Advertisement

'He's exceptionally quick' - Ireland wary of Man United youngster's threat ahead of Sweden showdown

Anthony Elanga has six goals from six matches in the campaign thus far.

Anthony Elanga has already made two Premier League appearances for Man United.
Anthony Elanga has already made two Premier League appearances for Man United.
Image: Alamy Stock Photo

IRELAND U21S face a formidable task in the form of Sweden at Tallaght Stadium tomorrow night (kick-off: 7pm).

Jim Crawford’s side currently trail their rivals by seven points in the group.

A win on Tuesday for the hosts, therefore, is essential to keep alive any realistic hopes of qualification for the European Championships.

Yet their opponents have yet to lose any of their six group matches.

Moreover, in Anthony Elanga, they possess a potential star in the making.

Having only made his debut at U21 level last June, the 19-year-old left-sided attacker has six goals from six matches in the group so far.

The only fixtures he has failed to score were the two group games where Sweden have dropped points — respective 1-1 draws with Bosnia and Italy

The son of former Cameroon international footballer Joseph Elanga, he played twice for Man United in the Premier League last season, scoring when handed a start for the final game of the season against Wolves.

Unsurprisingly, Elanga’s name crops up immediately when Crawford is asked about the threat posed by Sweden.

“He plays wide left. He’s exceptionally quick. He’s scored for Manchester United as well. He scored the other day against Bosnia. He’s a big threat. The boy [Amin] Sarr up top, he’s quick and will cause us problems.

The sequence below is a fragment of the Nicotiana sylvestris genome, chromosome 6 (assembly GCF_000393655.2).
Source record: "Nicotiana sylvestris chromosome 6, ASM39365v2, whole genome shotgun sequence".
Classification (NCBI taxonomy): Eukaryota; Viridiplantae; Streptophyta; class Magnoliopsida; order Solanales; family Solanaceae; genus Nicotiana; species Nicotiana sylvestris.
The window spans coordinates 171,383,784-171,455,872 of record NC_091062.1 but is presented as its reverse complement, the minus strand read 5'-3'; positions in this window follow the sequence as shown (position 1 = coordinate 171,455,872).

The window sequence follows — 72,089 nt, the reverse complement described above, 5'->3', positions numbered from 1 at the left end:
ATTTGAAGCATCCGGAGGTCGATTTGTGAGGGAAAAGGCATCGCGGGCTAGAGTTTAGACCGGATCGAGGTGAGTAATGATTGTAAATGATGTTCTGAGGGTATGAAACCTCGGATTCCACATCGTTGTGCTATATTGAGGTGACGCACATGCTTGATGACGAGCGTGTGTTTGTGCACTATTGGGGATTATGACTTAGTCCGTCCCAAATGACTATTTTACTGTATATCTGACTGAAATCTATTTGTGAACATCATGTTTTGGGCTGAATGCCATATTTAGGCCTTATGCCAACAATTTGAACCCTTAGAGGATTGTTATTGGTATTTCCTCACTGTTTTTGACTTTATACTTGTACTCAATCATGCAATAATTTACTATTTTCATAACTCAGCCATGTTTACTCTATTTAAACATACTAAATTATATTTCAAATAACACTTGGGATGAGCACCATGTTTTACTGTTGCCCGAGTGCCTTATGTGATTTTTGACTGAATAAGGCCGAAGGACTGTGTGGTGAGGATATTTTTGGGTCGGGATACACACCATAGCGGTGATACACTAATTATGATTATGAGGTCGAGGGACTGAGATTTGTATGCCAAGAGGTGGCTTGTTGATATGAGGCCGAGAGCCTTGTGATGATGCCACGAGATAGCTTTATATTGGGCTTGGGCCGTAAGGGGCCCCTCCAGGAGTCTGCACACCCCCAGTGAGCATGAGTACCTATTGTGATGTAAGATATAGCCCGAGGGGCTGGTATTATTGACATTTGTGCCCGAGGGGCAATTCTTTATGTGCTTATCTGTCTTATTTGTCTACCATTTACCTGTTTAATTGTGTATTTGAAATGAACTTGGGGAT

“In midfield, there’s real movement and rotation. They like to combine and open you up centrally. They’ve got two full-backs who offer the width and aren’t afraid to get forward.

“So they’re an attacking team, a very good team and I’m looking forward to the game and the challenge, as are the players. It’s another step in their development and a step for us as coaches to see what this group can offer.

“Probably the good thing for them is Stephen Kenny will be there tomorrow to look at the talent. So it’s an unbelievable platform for them.”

On Sweden’s strengths, he continues: “They drew with Italy already and they went toe-to-toe with Italy in terms of playing ball. They’ll try to play through the thirds when they can and get the ball up to their strikers. You’ll see it tomorrow. They’re very flexible in their formations — there’s rotation everywhere.

“It’s about us concentrating, good communication between players, and not getting side-tracked and following players into areas where they want you to go. That defensive side of the game is about us staying together and defending as a team.”

Crawford says there will be starting XI changes from Friday’s 2-0 loss against Italy to “freshen it up”. However, he says the team won’t deviate from their usual approach or mentality despite the must-win nature of the game.

“We’re all about concentrating on process and what have you. We’ve been working hard on that since the very first day we came in — our identity, our style of play.

“We were disappointed at times against Italy, we were a little bit nervous in possession. I thought we can be better than that.

“We showed passages where we were good, we were confident on the ball. We opened up Italy at times and we need more of that in the game tomorrow.

“But I’m a firm believer in working very hard in the different aspects of the game. It all comes under that process umbrella.